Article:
Seriously? Just because a guy looks into a camera and says something preposterous we don’t have to legitimize it here. He could win the scoring title this season and that still won’t make him the MVP, not on my ballot. My MVP has to impact the game in more than just on facet. He’s an offensive juggernaut, an absolute scoring machine. I’m a huge fan of that part of his game. But he’s deficient on the other end to the point that it takes away from his overall value. The MVP of the league has to be a more complete player than Harden is right now.
Harden, of course, as those of us who have been watching him night in and night out can attest, has stepped it up considerably on defense, this season, a big reason why the team is off to such a stellar start. But it won’t matter unless the Rockets win enough games for people to actually…watch their games.
I don’t think an MVP bid is out of the question. He finished fifth last year amidst all of the negativity surrounding his play. If he continues scoring at his current rate, and the Rockets finish at the top of the standings, I’d give him as good a shot as anyone.
An interesting nugget in Zach Lowe’s latest this week at Grantland:
The Warriors have an intense interest in how this all works out. If the cap jumps unchecked into the $90 million range in 2016-17, the Dubs, even with Thompson’s pricey new deal, could re-sign one of the Draymond Green/Harrison Barnes duo and still have enough cap space to fit a max contract for Kevin Durant or some other player.
The Rockets, of course, would also be one of the teams finding themselves in, or close to being in, such a cap situation if the figure jumps at the unprecedented rate. There’s a thinking–I read somewhere–that it may come down to just Wizards and Thunder. But Houston, Marc Stein first reported, fully intends to pursue Durant, and if he becomes available, I’d like their chances as much as anyone. Much of this depends on what happens with the Thunder these next two seasons, and this season’s circumstances aren’t helping matters any. If Oklahoma City parts ways with Reggie Jackson this summer, as some believe could be the case, you’d have to wonder if Durant would see that as the final straw.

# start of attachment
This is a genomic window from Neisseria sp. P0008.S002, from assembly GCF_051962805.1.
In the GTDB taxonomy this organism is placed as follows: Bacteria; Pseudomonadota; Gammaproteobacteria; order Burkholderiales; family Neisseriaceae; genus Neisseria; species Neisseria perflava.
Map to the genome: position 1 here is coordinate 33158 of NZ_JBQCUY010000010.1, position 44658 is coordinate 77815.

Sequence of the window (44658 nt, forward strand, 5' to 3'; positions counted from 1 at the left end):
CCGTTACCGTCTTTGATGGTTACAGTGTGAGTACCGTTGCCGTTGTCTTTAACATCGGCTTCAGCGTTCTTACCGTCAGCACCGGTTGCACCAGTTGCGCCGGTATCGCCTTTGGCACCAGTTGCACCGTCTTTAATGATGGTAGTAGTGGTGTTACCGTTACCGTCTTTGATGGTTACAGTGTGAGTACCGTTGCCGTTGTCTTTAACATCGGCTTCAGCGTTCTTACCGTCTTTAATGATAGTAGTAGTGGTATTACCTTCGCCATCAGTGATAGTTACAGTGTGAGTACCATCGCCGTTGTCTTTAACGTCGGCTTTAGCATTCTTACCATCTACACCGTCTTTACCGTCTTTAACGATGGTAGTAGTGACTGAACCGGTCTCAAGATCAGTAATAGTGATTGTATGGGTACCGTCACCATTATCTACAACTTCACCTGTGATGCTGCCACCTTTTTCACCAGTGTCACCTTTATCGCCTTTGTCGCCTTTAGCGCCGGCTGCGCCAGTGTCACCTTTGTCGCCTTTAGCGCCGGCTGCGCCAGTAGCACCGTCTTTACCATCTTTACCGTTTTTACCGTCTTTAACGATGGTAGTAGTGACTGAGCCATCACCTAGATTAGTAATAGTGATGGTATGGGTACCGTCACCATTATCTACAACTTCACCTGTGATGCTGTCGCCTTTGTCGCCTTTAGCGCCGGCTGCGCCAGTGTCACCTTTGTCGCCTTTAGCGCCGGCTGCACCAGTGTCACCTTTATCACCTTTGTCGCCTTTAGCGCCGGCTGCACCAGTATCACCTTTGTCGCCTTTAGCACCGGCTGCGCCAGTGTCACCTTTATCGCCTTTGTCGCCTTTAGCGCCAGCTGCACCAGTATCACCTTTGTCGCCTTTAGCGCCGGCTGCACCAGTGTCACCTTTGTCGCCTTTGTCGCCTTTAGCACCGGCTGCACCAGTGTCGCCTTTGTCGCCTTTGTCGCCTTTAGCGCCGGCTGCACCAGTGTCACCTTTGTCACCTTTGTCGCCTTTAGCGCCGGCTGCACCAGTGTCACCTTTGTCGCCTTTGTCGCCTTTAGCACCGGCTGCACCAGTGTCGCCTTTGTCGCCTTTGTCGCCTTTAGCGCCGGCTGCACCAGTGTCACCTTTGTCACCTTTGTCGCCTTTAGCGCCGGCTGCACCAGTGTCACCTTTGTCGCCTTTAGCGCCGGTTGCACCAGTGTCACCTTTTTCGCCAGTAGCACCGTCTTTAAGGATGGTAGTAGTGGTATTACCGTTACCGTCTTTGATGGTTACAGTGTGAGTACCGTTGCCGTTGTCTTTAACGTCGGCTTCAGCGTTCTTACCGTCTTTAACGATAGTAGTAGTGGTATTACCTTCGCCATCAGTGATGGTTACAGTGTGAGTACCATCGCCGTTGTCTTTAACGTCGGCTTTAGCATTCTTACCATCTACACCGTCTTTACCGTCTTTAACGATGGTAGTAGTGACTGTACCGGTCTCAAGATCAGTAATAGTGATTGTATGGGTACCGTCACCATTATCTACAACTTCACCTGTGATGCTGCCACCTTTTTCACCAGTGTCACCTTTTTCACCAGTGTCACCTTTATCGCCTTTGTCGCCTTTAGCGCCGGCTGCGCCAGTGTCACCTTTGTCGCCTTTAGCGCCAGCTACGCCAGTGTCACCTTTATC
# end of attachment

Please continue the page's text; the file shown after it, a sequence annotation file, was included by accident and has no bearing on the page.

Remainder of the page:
Either way, I have to ask: why is it a pipe dream? The Rockets will position themselves financially to be able to make a run, and you have to figure they’ll still be in contention (especially if this season’s start is any indication of what’s yet to come). Is it highly unlikely to happen? Yes, of course. But pipedream? Not at all. Not unless you think guys don’t dream/talk about playing together on the same team one day as their best friend. As long as James Harden is playing at a high level, in those Chinese national team uniforms, you had better believe the Rockets will at least be a part of that discussion.
It would be easy to write this win off as yet another against an underwhelming opponent. After all, these weren’t the same San Antonio Spurs you watched on TV last June with both of the team’s starting big men, and Manu Ginobili, held inactive. But such dismissal would be overlooking of a critical point, perhaps not impressive to the larger NBA, but significant to those who have observed the Rockets over the years: last season, this would have been a close game, as would have some of the team’s other victories. They would have come out and sleepwalked through the first quarter, playing down to the competition. Upon mini Spurs runs, Houston would have tried to outscore the opponent, rather than ramping up the intensity on defense as they did throughout last night. Yes, the Houston Rockets may still have not proven to the world that they are among the league’s core elite teams. But this complete transformation is real.